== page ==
The stadium, stuffed with a world’s worth of people, is feel-it-in-your-chest loud and then suddenly goes to 11. And, improbably, to something past that. Not the see-saw NFL division rivalry game, nor the last-second, home-team win in a claustrophobic college basketball gym, nor the world-record 200-metre world championship run have approached this level of pure, visceral noise in all my corporeal experience. Long have I wondered what Joe Fan screams when he is one of 80,000. For all his humanity, from the track (and certainly from the opposite stand), he may as well be an ILM CGI populating this fantastical scene.
Regardless: when all are yelling whatever they are yelling, we thunder in a way that is truly Olympic. I wonder if we stopped to consider that each cry is completely doomed to be no more than one flake indiscernible from the blizzard, if we might not holler after all. Or do we knowingly offer up these individual petitions selflessly, happy to simply be part of the swell? Knowing someplace deep-down that giving voice to our heart of hearts will make us cheer the louder so the athletes might run that much faster? Through the goose-pimples and buzzing in my bones, I wonder if it matters.
When thinking of Britain’s Capital, those of us following athletics invariably gravitate to the West of London. The green and straw meadows of Bushy and Richmond Parks were prime training grounds for Lord Coe himself; later, Kim McDonald would bring to Teddington the Kenyan stars of K.I.M. (from which KIMbia traces its own lineage), making the area Ground Zero for serious runners coming to train in London. Spending two weeks in the east requires a recalibration, discovering new cafes, learning new tube and rail lines, and ferreting out new places to jog about. Any major track event affords daily invitations for group running, as we all, in varying levels of ability and stages of decline, are drawn to practice what we watch. Beyond exploring the marshes and towpath, a jog to Finsbury Park takes our one-morning group down the fashionable Church Street of Stoke Newington, with its vintage stores, book shops, cafes, and London’s #1-rated restaurant for vegetarian Indian meals. Abney Park Cemetery offers a detour through a thickly-wooded forest that reminds me of home and of nothing else in London. A path of dirt and half-decayed leaves, a full canopy making a chilly shade, and the feeling that I will imagine this place when next I might read Red Riding Hood or Hansel and Gretl.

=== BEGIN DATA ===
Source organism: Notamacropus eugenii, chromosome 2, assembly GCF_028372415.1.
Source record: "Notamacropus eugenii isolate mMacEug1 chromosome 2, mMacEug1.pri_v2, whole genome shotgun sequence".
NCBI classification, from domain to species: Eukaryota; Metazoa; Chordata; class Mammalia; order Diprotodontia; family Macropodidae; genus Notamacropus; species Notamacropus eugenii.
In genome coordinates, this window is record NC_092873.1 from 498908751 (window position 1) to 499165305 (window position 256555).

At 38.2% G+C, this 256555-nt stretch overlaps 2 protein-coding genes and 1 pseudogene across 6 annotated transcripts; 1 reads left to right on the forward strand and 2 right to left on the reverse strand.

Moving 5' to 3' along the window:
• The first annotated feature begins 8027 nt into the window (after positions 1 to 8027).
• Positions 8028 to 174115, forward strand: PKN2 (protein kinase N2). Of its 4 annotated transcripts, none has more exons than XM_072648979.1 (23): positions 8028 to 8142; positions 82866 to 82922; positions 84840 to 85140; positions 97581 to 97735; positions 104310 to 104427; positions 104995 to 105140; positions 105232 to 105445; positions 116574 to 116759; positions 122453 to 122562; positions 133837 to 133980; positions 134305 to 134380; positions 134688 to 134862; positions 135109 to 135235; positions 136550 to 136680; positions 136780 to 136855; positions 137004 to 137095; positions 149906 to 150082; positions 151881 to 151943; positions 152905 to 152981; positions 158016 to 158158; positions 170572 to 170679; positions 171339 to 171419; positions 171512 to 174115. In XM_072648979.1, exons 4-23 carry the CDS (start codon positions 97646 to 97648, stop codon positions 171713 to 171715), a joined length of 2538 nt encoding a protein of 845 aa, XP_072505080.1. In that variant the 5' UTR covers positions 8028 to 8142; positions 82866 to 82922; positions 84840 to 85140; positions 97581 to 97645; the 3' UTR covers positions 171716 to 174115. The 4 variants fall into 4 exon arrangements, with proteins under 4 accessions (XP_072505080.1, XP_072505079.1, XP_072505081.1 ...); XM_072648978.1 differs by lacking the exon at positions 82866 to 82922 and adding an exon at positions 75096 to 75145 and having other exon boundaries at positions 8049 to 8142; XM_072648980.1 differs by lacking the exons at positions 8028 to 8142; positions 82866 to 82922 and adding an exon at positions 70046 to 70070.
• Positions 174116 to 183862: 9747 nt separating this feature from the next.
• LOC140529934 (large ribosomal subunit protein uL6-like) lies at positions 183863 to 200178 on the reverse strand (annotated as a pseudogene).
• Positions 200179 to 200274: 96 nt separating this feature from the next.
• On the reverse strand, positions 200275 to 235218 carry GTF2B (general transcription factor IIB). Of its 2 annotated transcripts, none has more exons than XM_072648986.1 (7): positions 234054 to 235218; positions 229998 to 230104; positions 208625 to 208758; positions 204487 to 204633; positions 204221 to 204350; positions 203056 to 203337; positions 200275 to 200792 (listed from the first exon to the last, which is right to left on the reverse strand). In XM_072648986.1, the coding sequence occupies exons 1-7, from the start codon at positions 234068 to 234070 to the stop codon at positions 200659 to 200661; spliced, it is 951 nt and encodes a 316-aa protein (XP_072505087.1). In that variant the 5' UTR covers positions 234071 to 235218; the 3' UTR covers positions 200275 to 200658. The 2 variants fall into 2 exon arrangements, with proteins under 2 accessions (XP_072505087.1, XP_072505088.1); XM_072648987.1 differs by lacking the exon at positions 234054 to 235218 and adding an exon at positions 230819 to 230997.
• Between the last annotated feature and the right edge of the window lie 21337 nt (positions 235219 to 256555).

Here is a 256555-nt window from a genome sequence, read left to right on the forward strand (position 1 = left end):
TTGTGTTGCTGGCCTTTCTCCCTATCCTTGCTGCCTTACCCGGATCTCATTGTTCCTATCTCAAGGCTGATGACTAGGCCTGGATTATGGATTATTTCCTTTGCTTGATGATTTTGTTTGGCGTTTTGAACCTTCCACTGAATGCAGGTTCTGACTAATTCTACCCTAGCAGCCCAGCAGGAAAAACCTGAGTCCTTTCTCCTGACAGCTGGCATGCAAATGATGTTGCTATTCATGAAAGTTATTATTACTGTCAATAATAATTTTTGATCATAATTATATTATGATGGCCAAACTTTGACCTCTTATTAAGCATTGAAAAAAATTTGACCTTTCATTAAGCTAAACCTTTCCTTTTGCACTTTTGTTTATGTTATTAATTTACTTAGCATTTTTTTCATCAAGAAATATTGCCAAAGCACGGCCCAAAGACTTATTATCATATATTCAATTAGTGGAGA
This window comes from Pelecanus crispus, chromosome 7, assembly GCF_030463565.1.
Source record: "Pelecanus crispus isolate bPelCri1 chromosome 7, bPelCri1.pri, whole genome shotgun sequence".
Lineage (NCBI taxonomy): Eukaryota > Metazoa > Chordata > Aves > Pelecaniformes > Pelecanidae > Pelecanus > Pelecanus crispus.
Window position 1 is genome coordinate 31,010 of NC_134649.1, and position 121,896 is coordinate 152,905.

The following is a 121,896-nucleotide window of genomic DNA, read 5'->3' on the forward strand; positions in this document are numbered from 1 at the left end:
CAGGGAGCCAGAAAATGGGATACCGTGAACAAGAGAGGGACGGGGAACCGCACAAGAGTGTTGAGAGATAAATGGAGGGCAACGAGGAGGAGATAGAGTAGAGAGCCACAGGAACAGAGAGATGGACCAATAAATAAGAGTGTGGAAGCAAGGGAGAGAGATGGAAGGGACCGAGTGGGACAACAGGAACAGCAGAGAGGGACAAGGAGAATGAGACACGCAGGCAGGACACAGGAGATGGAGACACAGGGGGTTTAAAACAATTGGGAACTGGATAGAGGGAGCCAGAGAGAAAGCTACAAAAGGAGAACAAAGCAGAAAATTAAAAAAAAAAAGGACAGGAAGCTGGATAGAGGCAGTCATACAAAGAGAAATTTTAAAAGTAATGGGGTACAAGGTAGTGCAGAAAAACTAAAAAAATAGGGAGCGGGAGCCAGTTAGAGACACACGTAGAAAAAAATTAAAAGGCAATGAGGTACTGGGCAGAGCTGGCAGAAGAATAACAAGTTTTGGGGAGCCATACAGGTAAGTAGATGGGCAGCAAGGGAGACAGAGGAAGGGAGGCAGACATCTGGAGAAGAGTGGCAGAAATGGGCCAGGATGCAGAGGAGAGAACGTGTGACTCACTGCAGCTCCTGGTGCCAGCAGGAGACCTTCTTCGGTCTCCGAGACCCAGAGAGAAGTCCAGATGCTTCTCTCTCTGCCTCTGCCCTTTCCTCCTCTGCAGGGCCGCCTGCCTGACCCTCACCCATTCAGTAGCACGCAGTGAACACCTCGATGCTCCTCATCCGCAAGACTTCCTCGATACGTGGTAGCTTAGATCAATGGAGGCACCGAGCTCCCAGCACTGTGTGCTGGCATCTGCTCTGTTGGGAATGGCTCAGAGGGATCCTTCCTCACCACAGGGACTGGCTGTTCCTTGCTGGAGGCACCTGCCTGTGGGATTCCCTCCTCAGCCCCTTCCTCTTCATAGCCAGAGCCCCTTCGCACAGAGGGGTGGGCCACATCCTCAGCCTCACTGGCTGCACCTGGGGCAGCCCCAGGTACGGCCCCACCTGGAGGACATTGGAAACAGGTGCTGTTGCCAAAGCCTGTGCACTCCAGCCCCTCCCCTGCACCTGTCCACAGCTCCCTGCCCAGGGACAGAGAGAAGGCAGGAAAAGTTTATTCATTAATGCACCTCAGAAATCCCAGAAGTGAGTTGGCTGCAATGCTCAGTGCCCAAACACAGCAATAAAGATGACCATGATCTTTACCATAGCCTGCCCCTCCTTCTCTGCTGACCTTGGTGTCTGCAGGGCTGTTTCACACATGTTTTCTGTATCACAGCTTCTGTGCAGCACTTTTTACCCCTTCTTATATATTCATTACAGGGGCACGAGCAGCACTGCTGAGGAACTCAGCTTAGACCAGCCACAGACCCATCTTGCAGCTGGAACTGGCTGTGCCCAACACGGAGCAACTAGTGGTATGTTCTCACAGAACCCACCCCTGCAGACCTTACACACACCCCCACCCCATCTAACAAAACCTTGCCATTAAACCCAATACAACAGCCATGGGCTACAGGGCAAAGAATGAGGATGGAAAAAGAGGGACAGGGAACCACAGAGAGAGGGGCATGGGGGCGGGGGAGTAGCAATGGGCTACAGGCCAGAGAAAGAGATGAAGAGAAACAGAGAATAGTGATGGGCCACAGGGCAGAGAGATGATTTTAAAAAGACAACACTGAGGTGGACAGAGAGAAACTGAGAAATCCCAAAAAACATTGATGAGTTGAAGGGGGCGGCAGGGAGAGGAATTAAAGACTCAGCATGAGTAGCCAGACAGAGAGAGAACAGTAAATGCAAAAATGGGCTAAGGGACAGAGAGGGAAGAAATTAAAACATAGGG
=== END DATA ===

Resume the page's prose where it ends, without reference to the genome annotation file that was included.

At Finsbury we are to scout the athletics oval, where Jerry might take on Tom’s challenge from earlier in the summer: to run a sub-4:40 mile at age 40. Or is it sub-4:35? Unsurprisingly, there is debate between the two. And unfortunately, Finsbury will not afford us chance to see an attempt at any mark. The track is closed, locked, the fence high and pointed, and yielding only to members — or visitors who will pay a fee.
We are not in the United States anymore. There are jokes to be made about Coach Schumacher winning a reprieve, and we turn and run off.
Jeremy Mosher is the producer of KIMbia’s multimedia, having directed The British Miler and produced Wisconsin to Worlds, Rookies Vs. the World, and Delilah.